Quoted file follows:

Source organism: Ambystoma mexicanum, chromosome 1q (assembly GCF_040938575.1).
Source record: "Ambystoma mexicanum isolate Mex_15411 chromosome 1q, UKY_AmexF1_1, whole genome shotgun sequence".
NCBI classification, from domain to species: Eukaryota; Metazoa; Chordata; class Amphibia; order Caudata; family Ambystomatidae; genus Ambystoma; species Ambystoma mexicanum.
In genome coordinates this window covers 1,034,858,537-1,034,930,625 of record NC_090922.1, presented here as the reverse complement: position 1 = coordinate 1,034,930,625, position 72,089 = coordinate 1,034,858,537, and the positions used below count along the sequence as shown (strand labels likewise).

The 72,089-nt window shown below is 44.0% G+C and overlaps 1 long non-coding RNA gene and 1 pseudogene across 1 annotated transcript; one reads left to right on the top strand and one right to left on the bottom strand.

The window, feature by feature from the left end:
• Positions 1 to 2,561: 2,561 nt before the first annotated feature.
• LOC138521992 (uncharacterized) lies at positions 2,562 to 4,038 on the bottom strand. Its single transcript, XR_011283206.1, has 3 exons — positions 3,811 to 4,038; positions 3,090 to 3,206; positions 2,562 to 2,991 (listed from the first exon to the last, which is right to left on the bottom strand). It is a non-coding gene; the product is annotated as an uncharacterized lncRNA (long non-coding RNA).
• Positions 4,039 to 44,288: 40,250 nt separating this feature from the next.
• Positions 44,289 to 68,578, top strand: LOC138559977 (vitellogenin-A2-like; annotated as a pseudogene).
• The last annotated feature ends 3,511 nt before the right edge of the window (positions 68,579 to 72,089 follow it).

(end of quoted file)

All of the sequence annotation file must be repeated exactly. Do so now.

Source organism: Ambystoma mexicanum, chromosome 1q (assembly GCF_040938575.1).
Source record: "Ambystoma mexicanum isolate Mex_15411 chromosome 1q, UKY_AmexF1_1, whole genome shotgun sequence".
NCBI classification, from domain to species: Eukaryota; Metazoa; Chordata; class Amphibia; order Caudata; family Ambystomatidae; genus Ambystoma; species Ambystoma mexicanum.
In genome coordinates this window covers 1,034,858,537-1,034,930,625 of record NC_090922.1, presented here as the reverse complement: position 1 = coordinate 1,034,930,625, position 72,089 = coordinate 1,034,858,537, and the positions used below count along the sequence as shown (strand labels likewise).

The 72,089-nt window shown below is 44.0% G+C and overlaps 1 long non-coding RNA gene and 1 pseudogene across 1 annotated transcript; one reads left to right on the top strand and one right to left on the bottom strand.

The window, feature by feature from the left end:
• Positions 1 to 2,561: 2,561 nt before the first annotated feature.
• LOC138521992 (uncharacterized) lies at positions 2,562 to 4,038 on the bottom strand. Its single transcript, XR_011283206.1, has 3 exons — positions 3,811 to 4,038; positions 3,090 to 3,206; positions 2,562 to 2,991 (listed from the first exon to the last, which is right to left on the bottom strand). It is a non-coding gene; the product is annotated as an uncharacterized lncRNA (long non-coding RNA).
• Positions 4,039 to 44,288: 40,250 nt separating this feature from the next.
• Positions 44,289 to 68,578, top strand: LOC138559977 (vitellogenin-A2-like; annotated as a pseudogene).
• The last annotated feature ends 3,511 nt before the right edge of the window (positions 68,579 to 72,089 follow it).